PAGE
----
Paul Taylor [00:39:59] Yeah. So here’s the thing. It doesn’t matter. There’s all these diet wars out there, right? And, you know, vegetarian, vegan, carnivore on the other end, Paleo, low fat, high carb, high fat, low carb. And the… I like to simplify things. Most people have heard the GI, the glycemic index. And because I think the most important rule is to either low HI diet where HI stands for human interference. And how it works is you look at a piece of food if you can recognise that it has been alive recently. See, they’re grown out of the ground off a bush or a tree to run around them for legs or it swam recently and it’s been minimally interfered with by humans. Eat it. It’s fine, but if you’re looking at a piece of food and you’re going Mister Krispy Kreme doughnut, I don’t remember seeing you running around on four legs, then it’s in your treat food. So I’m not saying you should never eat this stuff. 80-20 rule is the one that goes with that, and most people get that right. 80% of the stuff that you eat on a daily basis should have been alive recently and minimally interfered with by humans. And the other 20% is your treat food. And if your treat food is ice cream or chocolate, it doesn’t really matter a burger, buy by the best damn quality that you can afford and enjoy it guilt-free, savour it in the knowledge that 80% of the time you’re eating real food. How do I know if it’s real food? It doesn’t have ingredients. It is ingredients. And this actually I’ve been talking about this for more than a decade, and it’s actually been backed up by recent research that’s come out of the University of Brazil called the Nova Classification of Foods and classifies foods into unprocessed, then processed culinary ingredients you used to cook with, then minimally processed foods such as canned fish and vegetables, artesian bread, yoghurt, milk, that sort of stuff, minimal processing. And then you have everything else that’s ultra-processed. And the research shows that for every incremental amount of ultra-processed foods in your diet, your risk of pretty much every single chronic disease, both physical and mental, increases very significantly. And when people get to about 50% of their calories from ultra-processed foods and they increase their risk of all-cause mortality by 62%, that’s like smoking 40 cigarettes a day, if not worse. Right. And you know, the scary thing, Ron, Australia, New Zealand, United Kingdom, Canada and the USA all have more than 50% of calories from ultra-processed foods in a population. The United States is the worst 66% of kids. I say 66% of all calories consumed by US kids and teenagers are ultra-processed crap across a population. It’s 59%. And that was years ago. And it’s getting worse. And that is the major role of people. Just follow that rule. Don’t worry about the bloody fat, the carbohydrate, the protein. Just eat real food.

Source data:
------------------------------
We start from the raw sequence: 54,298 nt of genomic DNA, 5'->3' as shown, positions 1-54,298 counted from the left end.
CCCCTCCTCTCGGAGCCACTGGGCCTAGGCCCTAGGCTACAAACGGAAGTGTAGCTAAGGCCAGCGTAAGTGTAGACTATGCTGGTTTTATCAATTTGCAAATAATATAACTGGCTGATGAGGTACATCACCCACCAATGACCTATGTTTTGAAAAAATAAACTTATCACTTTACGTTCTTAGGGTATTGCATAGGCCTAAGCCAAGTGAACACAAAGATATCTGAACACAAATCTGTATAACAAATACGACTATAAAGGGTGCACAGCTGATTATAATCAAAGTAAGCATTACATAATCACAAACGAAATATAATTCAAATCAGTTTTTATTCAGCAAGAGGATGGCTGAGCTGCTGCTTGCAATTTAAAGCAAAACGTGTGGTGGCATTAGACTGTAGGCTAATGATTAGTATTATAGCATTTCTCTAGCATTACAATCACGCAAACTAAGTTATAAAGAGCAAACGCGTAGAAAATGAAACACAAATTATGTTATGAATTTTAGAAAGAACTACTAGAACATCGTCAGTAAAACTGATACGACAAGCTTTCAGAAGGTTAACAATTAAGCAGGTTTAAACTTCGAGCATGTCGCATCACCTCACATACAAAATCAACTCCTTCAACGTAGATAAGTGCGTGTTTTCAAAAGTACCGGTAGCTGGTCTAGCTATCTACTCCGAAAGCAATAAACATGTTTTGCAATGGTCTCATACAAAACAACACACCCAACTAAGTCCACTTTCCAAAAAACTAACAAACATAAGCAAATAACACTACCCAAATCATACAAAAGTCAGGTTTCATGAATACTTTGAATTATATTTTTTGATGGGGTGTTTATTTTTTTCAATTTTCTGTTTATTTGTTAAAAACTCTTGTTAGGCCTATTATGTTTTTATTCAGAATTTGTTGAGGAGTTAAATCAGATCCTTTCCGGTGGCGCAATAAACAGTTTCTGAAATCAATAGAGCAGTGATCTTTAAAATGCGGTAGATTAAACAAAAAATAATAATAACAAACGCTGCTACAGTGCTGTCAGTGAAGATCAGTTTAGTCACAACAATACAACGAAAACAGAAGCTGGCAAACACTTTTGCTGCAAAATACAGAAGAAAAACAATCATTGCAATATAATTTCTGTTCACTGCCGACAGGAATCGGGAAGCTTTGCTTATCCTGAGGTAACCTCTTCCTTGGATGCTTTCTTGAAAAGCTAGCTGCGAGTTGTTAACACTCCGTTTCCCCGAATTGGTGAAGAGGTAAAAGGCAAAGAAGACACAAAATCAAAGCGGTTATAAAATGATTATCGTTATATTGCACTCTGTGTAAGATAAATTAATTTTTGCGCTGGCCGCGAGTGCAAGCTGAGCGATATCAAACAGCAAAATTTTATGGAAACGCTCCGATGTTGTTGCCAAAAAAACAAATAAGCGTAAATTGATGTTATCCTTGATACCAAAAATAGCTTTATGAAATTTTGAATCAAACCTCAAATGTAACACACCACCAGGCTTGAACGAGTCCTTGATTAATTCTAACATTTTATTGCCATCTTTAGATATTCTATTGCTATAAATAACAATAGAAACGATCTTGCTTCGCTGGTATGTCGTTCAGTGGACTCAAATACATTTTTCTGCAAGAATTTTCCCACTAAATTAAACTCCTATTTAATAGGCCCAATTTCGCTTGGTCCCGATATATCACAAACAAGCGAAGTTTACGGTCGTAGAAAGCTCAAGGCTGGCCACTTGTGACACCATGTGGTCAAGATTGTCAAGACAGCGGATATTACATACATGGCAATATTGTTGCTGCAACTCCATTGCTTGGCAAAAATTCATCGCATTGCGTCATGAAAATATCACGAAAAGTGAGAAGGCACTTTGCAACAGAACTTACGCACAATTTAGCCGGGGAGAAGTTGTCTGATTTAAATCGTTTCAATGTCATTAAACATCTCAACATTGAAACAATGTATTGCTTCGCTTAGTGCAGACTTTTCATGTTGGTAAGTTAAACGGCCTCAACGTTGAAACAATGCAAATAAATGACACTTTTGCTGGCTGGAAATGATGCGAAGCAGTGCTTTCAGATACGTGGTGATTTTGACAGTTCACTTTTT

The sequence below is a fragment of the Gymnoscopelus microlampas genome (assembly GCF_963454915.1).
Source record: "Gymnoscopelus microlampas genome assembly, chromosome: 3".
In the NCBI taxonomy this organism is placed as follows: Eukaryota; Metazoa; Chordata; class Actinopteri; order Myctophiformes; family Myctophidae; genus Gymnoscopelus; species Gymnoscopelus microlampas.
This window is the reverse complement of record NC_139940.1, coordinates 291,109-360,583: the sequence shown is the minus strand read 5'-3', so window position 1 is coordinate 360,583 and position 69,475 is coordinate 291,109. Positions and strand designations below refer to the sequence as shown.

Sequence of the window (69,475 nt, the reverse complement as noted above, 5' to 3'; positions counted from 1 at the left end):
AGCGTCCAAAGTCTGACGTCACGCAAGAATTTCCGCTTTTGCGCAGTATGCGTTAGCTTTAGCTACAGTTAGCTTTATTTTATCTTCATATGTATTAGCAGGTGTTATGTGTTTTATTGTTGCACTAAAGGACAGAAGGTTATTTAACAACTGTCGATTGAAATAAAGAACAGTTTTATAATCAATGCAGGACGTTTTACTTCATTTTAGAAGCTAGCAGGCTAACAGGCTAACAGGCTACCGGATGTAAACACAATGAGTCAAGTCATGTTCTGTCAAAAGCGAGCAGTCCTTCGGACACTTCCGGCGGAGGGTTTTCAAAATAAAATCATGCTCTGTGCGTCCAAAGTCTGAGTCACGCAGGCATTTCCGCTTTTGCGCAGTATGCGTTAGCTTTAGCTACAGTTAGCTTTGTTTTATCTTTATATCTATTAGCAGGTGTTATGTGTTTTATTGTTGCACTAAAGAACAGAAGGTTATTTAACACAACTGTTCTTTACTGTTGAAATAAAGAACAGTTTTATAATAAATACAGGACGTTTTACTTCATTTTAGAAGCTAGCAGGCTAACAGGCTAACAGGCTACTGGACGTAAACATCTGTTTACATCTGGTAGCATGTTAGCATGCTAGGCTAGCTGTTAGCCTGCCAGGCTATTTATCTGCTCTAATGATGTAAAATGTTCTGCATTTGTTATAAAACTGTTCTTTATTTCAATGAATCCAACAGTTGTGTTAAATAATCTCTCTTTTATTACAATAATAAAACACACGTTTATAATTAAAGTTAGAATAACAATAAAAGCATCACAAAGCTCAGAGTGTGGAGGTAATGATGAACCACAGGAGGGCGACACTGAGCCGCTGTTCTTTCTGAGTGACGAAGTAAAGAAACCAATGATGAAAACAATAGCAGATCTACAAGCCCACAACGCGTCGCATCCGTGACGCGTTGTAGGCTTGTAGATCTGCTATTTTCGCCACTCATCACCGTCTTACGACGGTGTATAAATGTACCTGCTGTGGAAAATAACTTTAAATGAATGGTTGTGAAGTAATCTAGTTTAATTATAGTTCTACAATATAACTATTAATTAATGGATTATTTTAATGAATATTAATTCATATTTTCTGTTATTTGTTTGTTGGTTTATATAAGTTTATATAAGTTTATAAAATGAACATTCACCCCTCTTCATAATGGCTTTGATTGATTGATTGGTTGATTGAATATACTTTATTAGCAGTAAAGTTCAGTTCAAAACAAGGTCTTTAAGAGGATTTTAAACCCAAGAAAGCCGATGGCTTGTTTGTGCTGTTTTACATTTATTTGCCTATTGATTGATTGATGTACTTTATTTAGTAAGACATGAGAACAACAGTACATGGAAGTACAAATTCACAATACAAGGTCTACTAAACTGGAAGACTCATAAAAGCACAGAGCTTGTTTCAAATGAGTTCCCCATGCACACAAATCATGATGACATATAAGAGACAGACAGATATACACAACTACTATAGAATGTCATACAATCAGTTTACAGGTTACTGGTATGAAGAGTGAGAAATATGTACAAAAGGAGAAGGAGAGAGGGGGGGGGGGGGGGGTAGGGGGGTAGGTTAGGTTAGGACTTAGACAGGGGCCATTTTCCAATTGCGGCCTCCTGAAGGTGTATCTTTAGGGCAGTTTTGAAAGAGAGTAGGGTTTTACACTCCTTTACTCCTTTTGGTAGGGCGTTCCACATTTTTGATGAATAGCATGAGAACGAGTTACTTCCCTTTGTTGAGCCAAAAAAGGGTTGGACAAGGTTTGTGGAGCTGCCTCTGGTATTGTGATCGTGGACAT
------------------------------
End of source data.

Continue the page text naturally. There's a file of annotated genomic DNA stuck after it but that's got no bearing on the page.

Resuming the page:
Dr Ron Ehrlich [00:43:09] Yeah, yeah. No. And I think that finding out what your percentage is or not finding out, but establishing it and sticking with it, I think 80-20 is a good number. I know in my own life when I’ve really been on fire, I’ve been a 90-10 kind of person. Yeah. And when I have on the rare occasion been 100% to my family, didn’t really want to have anything to do with me and I didn’t have my friends left either.